While this study focused on two countries, the integration of exercise science graduates into healthcare is of global interest. Indeed, articles advocating for a better recognition of this profession have been recently published by colleagues from China (Zhou et al., 2019), the United Kingdom (Jones et al., 2021) and the USA (Berry et al., 2021). Moreover, societies for clinical exercise physiology have been established in several countries, including the UK12, the USA13, Canada14, and New Zealand15. France established a national society for “adapted physical activity”16, while South Africa has a society for “biokinetics”17. Specialist in “adapted physical activity” and “biokinetics” are respectively the French and South African equivalent to the term clinical exercise physiologist used in the above-mentioned countries. A common issue is that implementing and developing the concept of “Exercise is Medicine” in healthcare systems requires financial and educational investment before achieving long-term reduction of health-related costs (Deloitte, 2016; Ding et al., 2016). Thus, a short-term healthcare vision represents a constant threat, which should be combatted by all stakeholders involved in sport and exercise medicine. These healthcare professionals as well as their respective colleges, associations and societies should collectively and collaboratively advocate for the implementation of the Exercise is Medicine concept into clinical practice. Furthermore, they should join their forces to support the creation and further development of clinical professions and positions for university graduates with degree in exercise and sport science. It is also necessary to deepen undergraduate education on sport and exercise medicine at medical, nursing, physiotherapy, and other allied-health schools (Carrard et al., 2019).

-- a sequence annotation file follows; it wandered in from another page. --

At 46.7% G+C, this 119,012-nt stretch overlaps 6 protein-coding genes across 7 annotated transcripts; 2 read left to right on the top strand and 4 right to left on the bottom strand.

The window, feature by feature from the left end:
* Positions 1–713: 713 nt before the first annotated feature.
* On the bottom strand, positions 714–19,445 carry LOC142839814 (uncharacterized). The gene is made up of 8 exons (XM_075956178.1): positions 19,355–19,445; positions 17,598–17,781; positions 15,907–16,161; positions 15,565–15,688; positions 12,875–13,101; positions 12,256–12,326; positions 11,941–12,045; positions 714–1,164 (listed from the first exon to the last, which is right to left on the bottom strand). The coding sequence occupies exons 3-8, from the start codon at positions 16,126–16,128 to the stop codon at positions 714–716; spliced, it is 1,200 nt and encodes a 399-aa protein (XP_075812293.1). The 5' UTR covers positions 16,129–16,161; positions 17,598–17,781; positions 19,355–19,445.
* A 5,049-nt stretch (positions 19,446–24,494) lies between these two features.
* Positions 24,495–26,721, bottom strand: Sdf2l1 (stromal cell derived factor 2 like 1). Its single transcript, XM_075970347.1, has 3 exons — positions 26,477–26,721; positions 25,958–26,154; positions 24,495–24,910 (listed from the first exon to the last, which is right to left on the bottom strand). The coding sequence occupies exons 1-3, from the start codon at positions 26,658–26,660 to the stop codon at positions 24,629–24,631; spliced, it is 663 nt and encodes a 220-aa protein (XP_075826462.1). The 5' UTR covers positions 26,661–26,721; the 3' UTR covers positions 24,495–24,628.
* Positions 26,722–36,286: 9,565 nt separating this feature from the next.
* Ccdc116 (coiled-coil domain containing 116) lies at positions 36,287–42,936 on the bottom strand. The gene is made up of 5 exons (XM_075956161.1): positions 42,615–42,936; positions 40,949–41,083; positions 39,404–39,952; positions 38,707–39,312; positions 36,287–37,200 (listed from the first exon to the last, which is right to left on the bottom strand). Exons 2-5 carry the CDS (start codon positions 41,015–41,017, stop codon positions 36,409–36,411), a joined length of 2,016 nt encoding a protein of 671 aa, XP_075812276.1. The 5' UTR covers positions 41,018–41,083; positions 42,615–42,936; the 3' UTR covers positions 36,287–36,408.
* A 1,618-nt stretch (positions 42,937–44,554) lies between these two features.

PA is a cornerstone in the prevention, treatment, and rehabilitation of multiple NCDs. Exercise interventions delivered by exercise science graduates have been shown to lead to positive health and socioeconomic outcomes. Australia officially recognizes specifically trained exercise science graduates as healthcare providers. Consequently, the services they deliver are covered by Medicare, the Australian universal health insurance. While the integration of exercise science graduates in the Australian healthcare system is exemplary, educational efforts in medical schools and postgraduate medical training are still necessary to facilitate patients' referral from medical doctors to AEPs. Simultaneously, extending the number of yearly AEP-delivered sessions covered by Medicare is essential to make these services accessible to all patients in need but also to fully exploit AEPs potential. Conversely, Switzerland, despite offering university MSc degrees that focus on PA delivery to clinical populations does not formally recognize the respective graduates as healthcare providers. As a result, they are still poorly integrated in the Swiss healthcare system and their services are not covered by health insurances. Switzerland would benefit from establishing a clinical profession for exercise science graduates, defining the skills and knowledge that they should acquire and setting their scope of practice. These steps appear to be essential to exploit the full potential of clinical exercise science graduates. Finally, mutual learning between countries can facilitate global recognition and development of clinical positions for exercise science graduates.